Judy Moody and the Not Bummer Summer

Movie Information

The Story: A preteen tries -- and usually fails -- at having the best summer ever. The Lowdown: A grating, shrieking, obnoxious attempt at family entertainment.
Genre: Kiddie Comedy
Director: John Schultz (Aliens in the Attic)
Starring: Jordana Beatty, Heather Graham, Preston Bailey, Parris Mosteller, Kristoffer Winters
Rated: PG

By the time the end credits rolled, I found myself thinking of Judy Moody and the Not Bummer Summer as less of a kids movie than it was a very convincing tract for the advantages of vasectomies. Not as crass or gross as the bulk of the current crop of kids movies, Judy Moody instead makes up for this through sheer force of cotton-candy colors and clawing, shrill obnoxiousness.

The film follows our titular Miss Moody (Jordana Beatty)—a sort of slovenly dressed 21st-century Pippi Longstocking who has ditched the pigtails for a mop of red hair—on her third-grade summer vacation. Her one concern, it appears, is to not have a boring summer, something that’s put into peril when all her friends—and then even her parents—run off for the summer. What follows that premise is less a plot than it is a parade of increasingly grating setpieces involving Judy’s attempts to save her summer through shrieking brattiness fueled by bouts of ADHD (or possibly a mild, off-screen addiction to uppers).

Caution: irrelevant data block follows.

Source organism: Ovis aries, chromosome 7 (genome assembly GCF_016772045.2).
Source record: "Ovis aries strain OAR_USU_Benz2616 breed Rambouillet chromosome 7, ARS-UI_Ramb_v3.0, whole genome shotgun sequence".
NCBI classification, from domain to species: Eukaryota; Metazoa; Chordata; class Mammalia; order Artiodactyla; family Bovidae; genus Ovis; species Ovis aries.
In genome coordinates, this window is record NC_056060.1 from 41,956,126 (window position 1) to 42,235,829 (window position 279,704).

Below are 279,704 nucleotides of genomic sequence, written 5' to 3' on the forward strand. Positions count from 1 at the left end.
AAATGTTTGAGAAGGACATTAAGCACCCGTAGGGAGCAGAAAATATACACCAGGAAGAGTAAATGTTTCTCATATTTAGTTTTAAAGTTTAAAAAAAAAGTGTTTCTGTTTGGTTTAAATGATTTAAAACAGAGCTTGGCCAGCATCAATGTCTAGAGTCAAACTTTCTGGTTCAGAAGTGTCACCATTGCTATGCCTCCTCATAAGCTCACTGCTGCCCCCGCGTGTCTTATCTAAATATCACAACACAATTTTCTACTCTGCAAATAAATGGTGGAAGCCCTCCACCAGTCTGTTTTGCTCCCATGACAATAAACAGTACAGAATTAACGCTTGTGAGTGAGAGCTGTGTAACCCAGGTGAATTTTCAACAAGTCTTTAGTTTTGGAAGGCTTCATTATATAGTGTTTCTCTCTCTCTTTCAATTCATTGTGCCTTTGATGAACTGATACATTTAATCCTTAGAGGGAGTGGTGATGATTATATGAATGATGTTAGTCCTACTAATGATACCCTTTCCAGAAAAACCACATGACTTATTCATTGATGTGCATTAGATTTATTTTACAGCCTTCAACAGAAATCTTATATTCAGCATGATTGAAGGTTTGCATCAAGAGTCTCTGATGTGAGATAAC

So we get scenes like a roller-coaster ride that ends in a regurgitated snow cone, a subplot about hunting down Bigfoot and any number of other negligible goings on. It’s all in a seeming attempt at emulating the style (and success) of the Diary of a Wimpy Kid flicks. But where the Wimpy Kid films showed some real-world restraint and touched on relatable, universal themes, Judy Moody is all about half-baked attempts at pure overstimulation. When you attempt to coat your film in frenetics and sugary, pop-art colors and you’ve still managed to test the patience—and fortitude—of your audience, then something has clearly gone amiss. In our post-Speed Racer (2008) world, you’ve really got to show some effort.

I suppose if you’re some wee youngster, you’ll fare better through this abominable thing. Then again, if you’re a wee youngster you’re probably not reading this review. And if you are, where are your parents? Wherever they are, do them and favor and see Kung Fu Panda 2 instead. Rated PG for some mild rude humor and language.


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